In Del Norte County, the proposed listing would designate four areas as critical habitat for the sand dune phacelia. This includes 93.2 acres in Pacific Shores, 69.9 acres in the Tolowa Dunes, 1.1 acres at Point St. George and 1.7 acres along Pebble Beach Drive.

According to the county, 54.4 acres of the proposed 93.2 acre critical habitat area within Pacific Shores is private land. The remaining 37.9 acres are owned by the California Department of Fish and Wildlife as well as the county.

According to the county’s letter, about 30 percent of the Pacific Shores subdivision contains the silvery phacelia.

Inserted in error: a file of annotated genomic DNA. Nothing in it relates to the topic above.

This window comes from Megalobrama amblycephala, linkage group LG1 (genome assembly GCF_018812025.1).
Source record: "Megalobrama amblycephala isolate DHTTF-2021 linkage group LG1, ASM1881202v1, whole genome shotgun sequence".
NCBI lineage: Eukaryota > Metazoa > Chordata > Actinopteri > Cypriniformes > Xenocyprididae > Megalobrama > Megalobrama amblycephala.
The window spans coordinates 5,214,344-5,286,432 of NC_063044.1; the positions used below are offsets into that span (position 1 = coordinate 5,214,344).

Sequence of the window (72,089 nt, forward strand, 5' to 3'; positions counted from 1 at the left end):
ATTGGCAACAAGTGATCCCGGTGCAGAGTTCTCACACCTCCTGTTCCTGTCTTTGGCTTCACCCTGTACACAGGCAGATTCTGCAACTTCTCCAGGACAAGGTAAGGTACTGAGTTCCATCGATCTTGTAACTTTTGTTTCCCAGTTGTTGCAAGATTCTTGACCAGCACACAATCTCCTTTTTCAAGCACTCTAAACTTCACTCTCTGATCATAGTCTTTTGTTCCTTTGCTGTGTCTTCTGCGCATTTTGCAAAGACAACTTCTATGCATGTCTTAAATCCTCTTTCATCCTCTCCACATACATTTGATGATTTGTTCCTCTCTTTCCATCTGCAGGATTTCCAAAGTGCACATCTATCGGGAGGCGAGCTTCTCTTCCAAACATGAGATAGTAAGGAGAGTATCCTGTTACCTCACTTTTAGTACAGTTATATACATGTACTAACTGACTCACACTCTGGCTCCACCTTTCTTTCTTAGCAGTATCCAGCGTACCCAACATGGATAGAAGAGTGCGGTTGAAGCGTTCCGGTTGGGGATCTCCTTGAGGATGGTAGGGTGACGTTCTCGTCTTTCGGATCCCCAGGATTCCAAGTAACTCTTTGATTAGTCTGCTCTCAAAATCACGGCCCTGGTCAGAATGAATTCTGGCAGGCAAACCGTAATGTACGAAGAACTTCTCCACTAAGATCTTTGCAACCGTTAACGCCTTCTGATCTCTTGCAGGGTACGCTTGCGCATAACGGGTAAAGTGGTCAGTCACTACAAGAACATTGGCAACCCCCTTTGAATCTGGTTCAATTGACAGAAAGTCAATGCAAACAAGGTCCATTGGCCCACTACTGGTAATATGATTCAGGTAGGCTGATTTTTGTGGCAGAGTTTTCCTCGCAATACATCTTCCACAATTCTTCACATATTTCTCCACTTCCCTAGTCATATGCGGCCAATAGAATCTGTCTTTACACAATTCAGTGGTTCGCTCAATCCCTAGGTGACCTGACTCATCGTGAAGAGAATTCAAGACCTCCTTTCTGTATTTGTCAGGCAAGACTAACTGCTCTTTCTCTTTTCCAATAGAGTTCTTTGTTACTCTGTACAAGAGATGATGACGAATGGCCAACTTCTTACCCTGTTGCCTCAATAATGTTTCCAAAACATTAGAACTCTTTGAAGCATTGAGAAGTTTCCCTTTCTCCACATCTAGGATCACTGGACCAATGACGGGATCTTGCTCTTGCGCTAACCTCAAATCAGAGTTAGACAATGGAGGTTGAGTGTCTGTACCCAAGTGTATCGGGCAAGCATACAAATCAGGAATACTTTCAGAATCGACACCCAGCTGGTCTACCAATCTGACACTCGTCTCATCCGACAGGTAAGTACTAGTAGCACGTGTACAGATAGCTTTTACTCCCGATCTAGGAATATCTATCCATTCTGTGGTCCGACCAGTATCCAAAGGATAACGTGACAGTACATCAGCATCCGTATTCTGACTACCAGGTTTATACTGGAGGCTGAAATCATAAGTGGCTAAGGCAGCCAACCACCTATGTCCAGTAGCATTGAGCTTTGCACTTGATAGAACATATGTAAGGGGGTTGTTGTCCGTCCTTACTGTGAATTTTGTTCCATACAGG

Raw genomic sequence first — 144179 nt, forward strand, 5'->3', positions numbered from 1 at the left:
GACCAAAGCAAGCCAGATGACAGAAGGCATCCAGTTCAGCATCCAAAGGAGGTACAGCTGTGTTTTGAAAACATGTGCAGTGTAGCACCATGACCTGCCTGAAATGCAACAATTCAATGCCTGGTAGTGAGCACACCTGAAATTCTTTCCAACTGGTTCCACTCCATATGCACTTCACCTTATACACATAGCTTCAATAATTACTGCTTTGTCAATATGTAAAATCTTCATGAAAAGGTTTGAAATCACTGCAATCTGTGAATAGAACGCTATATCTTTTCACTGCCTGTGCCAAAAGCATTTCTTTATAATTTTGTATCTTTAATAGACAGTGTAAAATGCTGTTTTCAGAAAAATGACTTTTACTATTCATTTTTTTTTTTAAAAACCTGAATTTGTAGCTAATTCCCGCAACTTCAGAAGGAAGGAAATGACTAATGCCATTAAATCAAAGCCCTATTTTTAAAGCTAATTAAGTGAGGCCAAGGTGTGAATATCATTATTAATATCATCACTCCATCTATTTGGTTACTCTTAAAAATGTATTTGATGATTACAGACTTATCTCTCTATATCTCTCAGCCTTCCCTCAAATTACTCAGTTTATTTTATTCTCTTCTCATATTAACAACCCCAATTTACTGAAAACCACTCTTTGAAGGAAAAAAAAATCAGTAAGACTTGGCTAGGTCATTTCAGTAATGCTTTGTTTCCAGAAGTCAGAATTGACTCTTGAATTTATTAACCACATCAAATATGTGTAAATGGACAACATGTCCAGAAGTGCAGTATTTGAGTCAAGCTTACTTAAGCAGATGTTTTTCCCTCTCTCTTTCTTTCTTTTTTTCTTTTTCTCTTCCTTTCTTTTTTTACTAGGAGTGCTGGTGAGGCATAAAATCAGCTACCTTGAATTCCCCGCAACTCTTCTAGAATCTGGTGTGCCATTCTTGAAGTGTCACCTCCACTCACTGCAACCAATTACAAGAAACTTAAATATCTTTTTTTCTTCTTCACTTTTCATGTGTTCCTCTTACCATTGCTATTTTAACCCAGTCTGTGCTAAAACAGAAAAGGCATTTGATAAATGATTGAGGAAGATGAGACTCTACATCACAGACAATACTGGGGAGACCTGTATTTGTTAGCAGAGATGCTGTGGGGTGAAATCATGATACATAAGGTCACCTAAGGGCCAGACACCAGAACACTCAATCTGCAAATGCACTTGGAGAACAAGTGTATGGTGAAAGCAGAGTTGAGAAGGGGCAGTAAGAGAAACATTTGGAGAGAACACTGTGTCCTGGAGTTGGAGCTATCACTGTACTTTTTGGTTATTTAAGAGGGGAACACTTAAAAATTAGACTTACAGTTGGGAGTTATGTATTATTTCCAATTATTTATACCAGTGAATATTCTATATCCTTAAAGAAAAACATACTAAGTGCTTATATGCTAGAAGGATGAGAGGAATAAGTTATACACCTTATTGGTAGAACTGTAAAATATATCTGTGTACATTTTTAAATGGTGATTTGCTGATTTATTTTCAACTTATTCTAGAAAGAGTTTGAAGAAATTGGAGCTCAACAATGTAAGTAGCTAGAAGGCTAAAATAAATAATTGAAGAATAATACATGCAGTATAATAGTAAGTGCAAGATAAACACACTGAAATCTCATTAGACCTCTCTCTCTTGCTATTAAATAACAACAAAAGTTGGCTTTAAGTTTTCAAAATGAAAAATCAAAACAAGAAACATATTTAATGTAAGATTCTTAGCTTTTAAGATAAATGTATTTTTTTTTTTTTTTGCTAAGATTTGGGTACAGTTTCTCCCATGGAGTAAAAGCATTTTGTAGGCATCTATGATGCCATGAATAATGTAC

On Tuesday, District 3 Supervisor Chris Howard said that the proposed critical habitat areas for the sand dune phacelia overlap with critical habitat of the western snowy plover, which was listed as a threatened species under the Endangered Species Act in 1993. However, the critical habitat designation for the snowy plover is a “fairly seasonal impact to us,” Howard said.

“Potentially this would not be so seasonal,” he asked Kunstal, referring to the sand dune phacelia.

Kunstal acknowledged Howard’s assessment, but said breaching the lagoon is seasonal. Under its emergency permits to breach the lake from the California Coastal Commission and the U.S. Army Corps of Engineers, the county is required to observe the sites to ensure staff avoid plover nests. Kunstal said she expects a similar condition related to the sand dune phacelia to be included in future permits to breach the lake.